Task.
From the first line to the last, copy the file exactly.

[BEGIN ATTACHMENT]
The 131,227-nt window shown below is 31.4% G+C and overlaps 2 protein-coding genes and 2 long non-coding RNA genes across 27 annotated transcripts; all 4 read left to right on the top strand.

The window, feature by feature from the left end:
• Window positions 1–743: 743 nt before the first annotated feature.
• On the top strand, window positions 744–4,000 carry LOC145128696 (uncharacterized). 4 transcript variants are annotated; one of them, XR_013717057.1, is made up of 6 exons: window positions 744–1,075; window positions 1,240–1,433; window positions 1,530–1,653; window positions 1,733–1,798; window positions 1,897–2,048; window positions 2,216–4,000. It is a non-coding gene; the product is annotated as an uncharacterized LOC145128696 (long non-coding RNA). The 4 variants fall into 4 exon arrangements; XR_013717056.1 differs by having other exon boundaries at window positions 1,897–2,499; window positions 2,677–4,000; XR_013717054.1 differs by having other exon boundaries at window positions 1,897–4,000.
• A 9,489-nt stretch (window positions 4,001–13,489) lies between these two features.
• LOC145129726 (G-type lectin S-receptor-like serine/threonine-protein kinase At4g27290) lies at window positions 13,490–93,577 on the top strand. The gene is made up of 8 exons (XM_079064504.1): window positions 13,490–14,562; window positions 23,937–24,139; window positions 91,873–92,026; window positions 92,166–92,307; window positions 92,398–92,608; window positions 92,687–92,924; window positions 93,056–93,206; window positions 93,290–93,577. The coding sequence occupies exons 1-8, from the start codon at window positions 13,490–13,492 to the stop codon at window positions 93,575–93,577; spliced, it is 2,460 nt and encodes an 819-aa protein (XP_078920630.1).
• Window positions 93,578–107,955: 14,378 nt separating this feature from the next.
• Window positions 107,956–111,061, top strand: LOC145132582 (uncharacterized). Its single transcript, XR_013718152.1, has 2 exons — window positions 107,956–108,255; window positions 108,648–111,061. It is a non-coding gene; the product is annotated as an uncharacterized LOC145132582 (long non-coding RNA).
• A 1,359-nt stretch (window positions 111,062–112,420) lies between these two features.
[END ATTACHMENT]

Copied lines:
The 131,227-nt window shown below is 31.4% G+C and overlaps 2 protein-coding genes and 2 long non-coding RNA genes across 27 annotated transcripts; all 4 read left to right on the top strand.

The window, feature by feature from the left end:
• Window positions 1–743: 743 nt before the first annotated feature.
• On the top strand, window positions 744–4,000 carry LOC145128696 (uncharacterized). 4 transcript variants are annotated; one of them, XR_013717057.1, is made up of 6 exons: window positions 744–1,075; window positions 1,240–1,433; window positions 1,530–1,653; window positions 1,733–1,798; window positions 1,897–2,048; window positions 2,216–4,000. It is a non-coding gene; the product is annotated as an uncharacterized LOC145128696 (long non-coding RNA). The 4 variants fall into 4 exon arrangements; XR_013717056.1 differs by having other exon boundaries at window positions 1,897–2,499; window positions 2,677–4,000; XR_013717054.1 differs by having other exon boundaries at window positions 1,897–4,000.
• A 9,489-nt stretch (window positions 4,001–13,489) lies between these two features.
• LOC145129726 (G-type lectin S-receptor-like serine/threonine-protein kinase At4g27290) lies at window positions 13,490–93,577 on the top strand. The gene is made up of 8 exons (XM_079064504.1): window positions 13,490–14,562; window positions 23,937–24,139; window positions 91,873–92,026; window positions 92,166–92,307; window positions 92,398–92,608; window positions 92,687–92,924; window positions 93,056–93,206; window positions 93,290–93,577. The coding sequence occupies exons 1-8, from the start codon at window positions 13,490–13,492 to the stop codon at window positions 93,575–93,577; spliced, it is 2,460 nt and encodes an 819-aa protein (XP_078920630.1).
• Window positions 93,578–107,955: 14,378 nt separating this feature from the next.
• Window positions 107,956–111,061, top strand: LOC145132582 (uncharacterized). Its single transcript, XR_013718152.1, has 2 exons — window positions 107,956–108,255; window positions 108,648–111,061. It is a non-coding gene; the product is annotated as an uncharacterized LOC145132582 (long non-coding RNA).
• A 1,359-nt stretch (window positions 111,062–112,420) lies between these two features.